This week's top pick is a drama from one of Bollywood's foremost directors, released in 2004. "Swades", directed by Ashutosh Gowariker, is the story of one man's journey from USA to his hometown in India, where he realizes that his heart never left his motherland. Starring Shahrukh Khan, this touching drama exemplifies why Gowariker is one of his country's most gifted storytellers.
"Swades" follows Mohan (Shah Rukh Khan), a brilliant NASA scientist on the verge of a major breakthrough. His pet project - Global Precipitation Measurement - is about to be launched, providing valuable data on water resources around the world. If successful, it will be able to address issues related to water shortages around the world. The culmination of his life's work, Mohan's latest endeavour would put a fine cap on his career.
Mohan feels something missing in his life however, a void that money and success are unable to fill. After coming from a small village in rural india, had lost touch with his roots. Now he feels a yearning, which prompts him to return home to visit Kaveri Amma (his childhood nanny who was like a mother to him) with the intention of bringing her back with him. But what begins as a brief excursion turns into a life-changing experience, as he finds himself deeply affected by the people and vice versa.
In the Caribbean we have a saying, "My navel string is buried here", which essentially means your birthplace will always be your true home. It's a feeling that many Caribbean persons - like myself - have felt when living in foreign countries and it's the same sentiment that guides Gowariker's direction in "Swades". With rich depth of feeling, he conveys that spiritual connection and longing for your homeland. The tone is understated throughout, while the images wash over you with genuine warmth. The camera captures the village in all its simple unblemished beauty, carrying us along as Mohan explores its tranquil waters and expansive landscape.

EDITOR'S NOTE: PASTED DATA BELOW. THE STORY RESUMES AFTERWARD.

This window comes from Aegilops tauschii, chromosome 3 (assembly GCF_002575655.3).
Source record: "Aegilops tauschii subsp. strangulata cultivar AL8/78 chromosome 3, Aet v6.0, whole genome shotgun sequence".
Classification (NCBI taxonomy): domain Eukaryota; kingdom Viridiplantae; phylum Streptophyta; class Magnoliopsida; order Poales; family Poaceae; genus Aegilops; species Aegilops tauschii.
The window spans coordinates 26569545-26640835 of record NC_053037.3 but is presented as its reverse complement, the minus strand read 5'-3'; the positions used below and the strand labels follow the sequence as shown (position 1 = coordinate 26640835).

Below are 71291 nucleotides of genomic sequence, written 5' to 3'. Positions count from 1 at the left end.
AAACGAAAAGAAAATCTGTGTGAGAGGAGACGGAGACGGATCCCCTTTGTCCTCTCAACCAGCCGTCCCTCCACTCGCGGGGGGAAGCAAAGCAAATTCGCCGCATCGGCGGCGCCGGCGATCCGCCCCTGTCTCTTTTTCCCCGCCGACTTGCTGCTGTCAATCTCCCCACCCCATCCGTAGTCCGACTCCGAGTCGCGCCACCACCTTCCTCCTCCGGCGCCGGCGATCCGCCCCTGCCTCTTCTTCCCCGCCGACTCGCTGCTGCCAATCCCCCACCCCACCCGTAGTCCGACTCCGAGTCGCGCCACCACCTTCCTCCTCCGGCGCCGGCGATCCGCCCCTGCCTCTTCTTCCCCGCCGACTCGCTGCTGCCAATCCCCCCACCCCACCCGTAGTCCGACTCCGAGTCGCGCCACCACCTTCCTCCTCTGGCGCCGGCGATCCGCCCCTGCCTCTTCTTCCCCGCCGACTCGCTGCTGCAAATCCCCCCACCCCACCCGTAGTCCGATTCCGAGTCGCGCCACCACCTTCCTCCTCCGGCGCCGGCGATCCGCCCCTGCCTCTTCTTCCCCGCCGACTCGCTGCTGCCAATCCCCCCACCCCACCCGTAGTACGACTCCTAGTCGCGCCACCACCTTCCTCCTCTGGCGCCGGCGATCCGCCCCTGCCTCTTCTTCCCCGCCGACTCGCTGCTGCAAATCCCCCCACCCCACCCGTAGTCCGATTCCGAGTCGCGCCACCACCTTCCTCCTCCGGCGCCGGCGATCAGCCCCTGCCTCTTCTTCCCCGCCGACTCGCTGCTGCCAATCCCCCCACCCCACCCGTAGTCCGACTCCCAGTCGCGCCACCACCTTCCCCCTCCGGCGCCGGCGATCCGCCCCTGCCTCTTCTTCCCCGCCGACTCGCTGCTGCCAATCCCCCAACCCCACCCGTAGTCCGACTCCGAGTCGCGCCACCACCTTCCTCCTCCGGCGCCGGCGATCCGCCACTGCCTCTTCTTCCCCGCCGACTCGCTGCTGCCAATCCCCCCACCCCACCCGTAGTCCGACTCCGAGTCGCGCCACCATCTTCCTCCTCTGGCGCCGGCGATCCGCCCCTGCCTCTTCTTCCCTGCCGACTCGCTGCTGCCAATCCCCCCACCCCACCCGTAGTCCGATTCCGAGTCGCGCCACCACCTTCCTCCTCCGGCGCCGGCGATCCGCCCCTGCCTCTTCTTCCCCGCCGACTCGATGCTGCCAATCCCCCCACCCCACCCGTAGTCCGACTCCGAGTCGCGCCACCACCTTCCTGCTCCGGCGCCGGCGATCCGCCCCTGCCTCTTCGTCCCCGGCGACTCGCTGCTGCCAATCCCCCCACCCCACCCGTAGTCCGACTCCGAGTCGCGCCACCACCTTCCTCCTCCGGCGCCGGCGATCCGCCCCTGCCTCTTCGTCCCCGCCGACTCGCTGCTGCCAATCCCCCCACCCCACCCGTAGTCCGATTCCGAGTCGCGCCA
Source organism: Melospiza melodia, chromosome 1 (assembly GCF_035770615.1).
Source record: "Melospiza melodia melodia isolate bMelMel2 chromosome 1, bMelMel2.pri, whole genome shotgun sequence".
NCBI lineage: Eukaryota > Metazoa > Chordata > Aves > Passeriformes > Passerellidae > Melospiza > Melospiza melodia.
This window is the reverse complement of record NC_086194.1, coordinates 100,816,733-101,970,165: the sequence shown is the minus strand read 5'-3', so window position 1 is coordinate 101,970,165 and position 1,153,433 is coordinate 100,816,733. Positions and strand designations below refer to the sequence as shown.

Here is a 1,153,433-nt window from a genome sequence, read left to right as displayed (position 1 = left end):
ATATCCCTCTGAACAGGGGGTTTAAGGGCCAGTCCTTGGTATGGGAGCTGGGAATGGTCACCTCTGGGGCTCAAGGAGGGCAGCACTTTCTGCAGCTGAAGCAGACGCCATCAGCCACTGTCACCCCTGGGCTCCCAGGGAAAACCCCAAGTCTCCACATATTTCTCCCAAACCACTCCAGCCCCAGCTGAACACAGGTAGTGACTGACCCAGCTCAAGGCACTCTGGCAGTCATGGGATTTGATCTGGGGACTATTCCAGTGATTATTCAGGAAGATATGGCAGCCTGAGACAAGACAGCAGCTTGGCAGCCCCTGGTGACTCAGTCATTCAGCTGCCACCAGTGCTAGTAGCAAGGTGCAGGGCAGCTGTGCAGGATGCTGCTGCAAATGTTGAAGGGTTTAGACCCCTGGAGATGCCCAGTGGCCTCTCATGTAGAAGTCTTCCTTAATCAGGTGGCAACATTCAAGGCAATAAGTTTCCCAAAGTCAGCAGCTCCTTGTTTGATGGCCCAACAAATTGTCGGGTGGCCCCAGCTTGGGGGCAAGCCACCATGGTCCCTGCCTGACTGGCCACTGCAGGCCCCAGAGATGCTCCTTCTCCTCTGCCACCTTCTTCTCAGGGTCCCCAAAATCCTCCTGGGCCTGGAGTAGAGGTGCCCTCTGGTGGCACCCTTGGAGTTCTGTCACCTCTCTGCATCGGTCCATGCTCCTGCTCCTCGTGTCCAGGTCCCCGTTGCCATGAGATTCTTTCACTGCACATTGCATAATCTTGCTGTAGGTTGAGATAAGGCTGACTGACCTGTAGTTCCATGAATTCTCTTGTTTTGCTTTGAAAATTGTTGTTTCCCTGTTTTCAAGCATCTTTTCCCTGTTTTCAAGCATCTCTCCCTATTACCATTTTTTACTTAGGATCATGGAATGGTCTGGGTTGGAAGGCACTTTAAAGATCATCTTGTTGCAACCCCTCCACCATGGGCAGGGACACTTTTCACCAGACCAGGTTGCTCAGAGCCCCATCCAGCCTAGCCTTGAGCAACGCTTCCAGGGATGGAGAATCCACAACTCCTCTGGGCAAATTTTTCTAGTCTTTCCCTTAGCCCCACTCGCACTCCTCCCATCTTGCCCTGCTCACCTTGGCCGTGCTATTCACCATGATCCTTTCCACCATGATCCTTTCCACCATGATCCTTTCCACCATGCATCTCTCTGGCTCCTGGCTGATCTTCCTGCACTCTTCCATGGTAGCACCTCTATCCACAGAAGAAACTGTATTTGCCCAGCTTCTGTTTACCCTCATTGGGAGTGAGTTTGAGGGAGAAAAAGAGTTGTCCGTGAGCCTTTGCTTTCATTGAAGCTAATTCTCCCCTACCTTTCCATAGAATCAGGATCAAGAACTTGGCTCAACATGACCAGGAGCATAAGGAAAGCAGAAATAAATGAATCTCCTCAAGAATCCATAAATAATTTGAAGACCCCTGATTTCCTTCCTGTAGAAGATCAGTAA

Indeed, the cinematography gives us a strong sense of place but most of all, the film shines because of its attention to the people. From the moment Mohan arrives, the beautiful screeenplay attunes us to their lives. Like his Oscar-nominated "Lagaan", Gowariker again displays a deft understanding and empathy for the struggle of India's rural societies.
I always approach uplifting dramas with skepticism towards the glorification of poverty, but all my cynicisms were quickly alleviated with this story. The central conflict of "Swades" boils down to whether Mohan will leave his important job and First World affluence for the charitable cause of providing a better life for the underprivileged, and the writing gives this decision all the complexity it deserves. In fact, one of the film's most triumphant scenes comes when Mohan lays into these humble people for their backwards views towards women's education, the outdated caste system and general socioeconomic inertia. In a lesser film the scene would come across as overly judgmental, but in this case it's just the jolt that the film needs. Culture and tradition is nice, but when it hinders progress, it needs to be re-evaluated. I loved that the film doesn't ignore this amidst it's pervading sense of nostalgia and patriotism.
Of course, the story becomes entirely predictable in the end. Like most commercial Bollywood films, there's also a romance that steals focus from more interesting characters and plotlines. Along the way however, the ever reliable Shah Rukh Khan and the gentle direction from Ashutosh Gowariker ensures this narrative is a smooth, pleasant ride. It's a true heart-warmer, and a smart one at that.
This film is part of my Bollywood marathon.